Monday, January 31, 2011

Wampum finale!

I promised to explain how we finish the wampum belts. Ugh. Perhaps I should mention: it REALLY helps if kids know how to tie knots! (Evidently they don't. And if I'd looked at their shoelaces and realize they can barely tie bows, I shouldn't have gotten my expectations so high.)
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Anyhow, I've been so busy helping tie knots that I never got any photos of the process. But I'll explain it as easily as I can. We cut the warp string that goes across the back of the loom, right across the middle, to take the weaving off the loon. Then we use square knots to tie these strings together in pairs, close to the last row of beads on each end. Then we gather the strings together on each end and tie them together in an overhand knot. The kids in the photos are holding them up at this knot. OH! You have to make SURE they remember to tie off the weft string at the end of the weaving. One boy didn't do this, and brought his weaving back to me with beads plopping out everywhere. Of course I had to fix it. Argghh...
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Anyhoo - when this is all done, to make them into headbands or belts or whatever, I showed the kids how to put 3 or 4 (long) strings on their needle and pull them through the last row of beads. Knot them together and do the same on the other end of the weaving. These long strings can then be tied together around the head or waist or whatever.
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I'm sure there's probably better ways to do this, but frankly the kids are so excited to stick them around their heads and necks that I devised this way as the quickest solution. If you have any better ideas/solutions that you discover when you try this project please let me know. And if you have any secrets to teaching the kids to tie viable knots, well, I'd REALLY like to know them.
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SO, as the kids are finishing their weavings, some of the fastest workers asked "can I make another one?". Here's what I answered: "Yes, but YOU ARE ON YOUR OWN. I will NOT UNTANGLE you. I will NOT TIE ON MORE STRING if you run out. I will NOT TIE A SINGLE KNOT for you. I WILL provide the beads, the looms, and the string, and beyond that you are ON YOUR OWN.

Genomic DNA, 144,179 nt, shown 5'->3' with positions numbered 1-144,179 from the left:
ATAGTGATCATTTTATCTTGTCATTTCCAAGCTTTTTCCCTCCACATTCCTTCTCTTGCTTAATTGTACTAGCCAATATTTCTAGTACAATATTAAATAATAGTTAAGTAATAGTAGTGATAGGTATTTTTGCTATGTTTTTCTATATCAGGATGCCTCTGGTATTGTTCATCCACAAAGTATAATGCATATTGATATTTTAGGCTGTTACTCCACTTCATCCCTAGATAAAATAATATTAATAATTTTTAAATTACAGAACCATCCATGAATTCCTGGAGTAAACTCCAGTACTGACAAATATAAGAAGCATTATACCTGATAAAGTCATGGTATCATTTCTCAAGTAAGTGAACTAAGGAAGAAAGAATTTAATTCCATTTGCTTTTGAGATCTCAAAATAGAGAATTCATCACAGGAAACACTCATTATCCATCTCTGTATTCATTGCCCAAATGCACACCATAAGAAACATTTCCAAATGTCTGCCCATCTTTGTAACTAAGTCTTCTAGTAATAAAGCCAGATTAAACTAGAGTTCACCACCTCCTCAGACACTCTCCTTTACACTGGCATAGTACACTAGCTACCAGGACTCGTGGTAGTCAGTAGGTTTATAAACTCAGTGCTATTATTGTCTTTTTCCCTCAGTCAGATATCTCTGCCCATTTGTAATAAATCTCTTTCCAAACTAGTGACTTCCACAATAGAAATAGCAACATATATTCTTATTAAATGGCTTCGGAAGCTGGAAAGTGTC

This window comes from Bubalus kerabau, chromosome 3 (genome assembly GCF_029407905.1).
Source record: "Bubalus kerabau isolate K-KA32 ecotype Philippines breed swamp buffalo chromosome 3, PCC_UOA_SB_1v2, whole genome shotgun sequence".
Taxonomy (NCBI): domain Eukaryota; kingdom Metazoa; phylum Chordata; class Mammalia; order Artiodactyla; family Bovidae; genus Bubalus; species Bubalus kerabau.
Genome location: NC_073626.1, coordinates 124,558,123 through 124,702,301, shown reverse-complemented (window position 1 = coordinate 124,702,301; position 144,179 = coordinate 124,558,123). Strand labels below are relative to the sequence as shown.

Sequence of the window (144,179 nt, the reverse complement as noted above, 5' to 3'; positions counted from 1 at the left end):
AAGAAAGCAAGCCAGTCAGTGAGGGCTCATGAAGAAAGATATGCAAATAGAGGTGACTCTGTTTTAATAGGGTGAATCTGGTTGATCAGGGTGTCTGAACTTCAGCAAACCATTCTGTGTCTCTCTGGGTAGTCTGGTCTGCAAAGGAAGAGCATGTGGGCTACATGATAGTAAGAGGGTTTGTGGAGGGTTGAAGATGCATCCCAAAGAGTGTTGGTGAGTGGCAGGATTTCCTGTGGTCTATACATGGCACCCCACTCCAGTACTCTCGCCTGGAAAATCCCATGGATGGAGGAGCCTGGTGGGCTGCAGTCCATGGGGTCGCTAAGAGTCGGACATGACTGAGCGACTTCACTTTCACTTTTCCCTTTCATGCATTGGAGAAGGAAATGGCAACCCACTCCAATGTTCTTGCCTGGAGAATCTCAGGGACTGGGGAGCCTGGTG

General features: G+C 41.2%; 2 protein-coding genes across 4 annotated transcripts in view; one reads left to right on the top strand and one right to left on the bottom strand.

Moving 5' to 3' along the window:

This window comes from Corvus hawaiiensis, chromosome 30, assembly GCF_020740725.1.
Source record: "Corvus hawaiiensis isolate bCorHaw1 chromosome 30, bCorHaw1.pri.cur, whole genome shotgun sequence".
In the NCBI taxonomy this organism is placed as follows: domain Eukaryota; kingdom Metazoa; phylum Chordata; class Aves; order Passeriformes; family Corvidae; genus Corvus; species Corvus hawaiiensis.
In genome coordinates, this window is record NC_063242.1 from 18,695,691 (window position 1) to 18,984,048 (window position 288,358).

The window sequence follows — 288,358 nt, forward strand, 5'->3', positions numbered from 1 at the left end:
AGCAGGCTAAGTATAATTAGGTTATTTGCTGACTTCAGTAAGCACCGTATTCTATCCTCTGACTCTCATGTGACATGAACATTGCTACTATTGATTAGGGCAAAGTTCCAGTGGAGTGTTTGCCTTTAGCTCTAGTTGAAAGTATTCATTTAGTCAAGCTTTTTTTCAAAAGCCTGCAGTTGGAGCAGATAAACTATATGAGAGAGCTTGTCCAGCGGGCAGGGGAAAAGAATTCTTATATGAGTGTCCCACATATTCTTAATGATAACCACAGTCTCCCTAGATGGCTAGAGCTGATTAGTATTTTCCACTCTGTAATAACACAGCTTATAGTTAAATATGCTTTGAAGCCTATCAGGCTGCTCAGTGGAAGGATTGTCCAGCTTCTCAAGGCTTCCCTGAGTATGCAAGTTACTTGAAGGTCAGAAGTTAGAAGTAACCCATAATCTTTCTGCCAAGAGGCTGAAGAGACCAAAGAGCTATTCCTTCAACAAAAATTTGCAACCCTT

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I'll let you all know how they do!

Sunday, January 30, 2011

Sunday comic #10 & a bit of excitement

This comic, from today's Sunday paper, seemed just perfect! First, there's the winter eather so many of us have been dealing with.
And then there's the fact that I'm in papier-mache world in the art room these days (though we're not making monster masks right now - but maybe later this year...)
And then, there's thing that has had me all a-twitter all week - a comment left on my post "Messy Art Room Alert". The comment was from Dan the Monster Man, a 6th grade teacher and papier-mache artist living in Seattle who makes the most amazing monsters and especially (my personal fave of course) dragons! In case you can't tell, I'm smitten with his work.
In the mid 1980's, I bought a book he wrote called "The Simple Screamer", which is now out of print. I don't recall where and how I happened upon this book, but I was sold from the get-go. I love the dry sense of humor that is evident throughout the writing and photos, and also the fact that, like in my house, there's always a cat in there somewhere, sitting on or destroying the stuff you are trying to use. Anyhow, some middle school students and I followed his instructions and made our own "screamer" (I'll have to find and scan a photo to show you, since one of the kids kept it. I know I have photos, but hey, it was 1986 or '87 when we made our screamer so the pics are pre-digital and are in a box or album somewhere - you understand I'm sure!).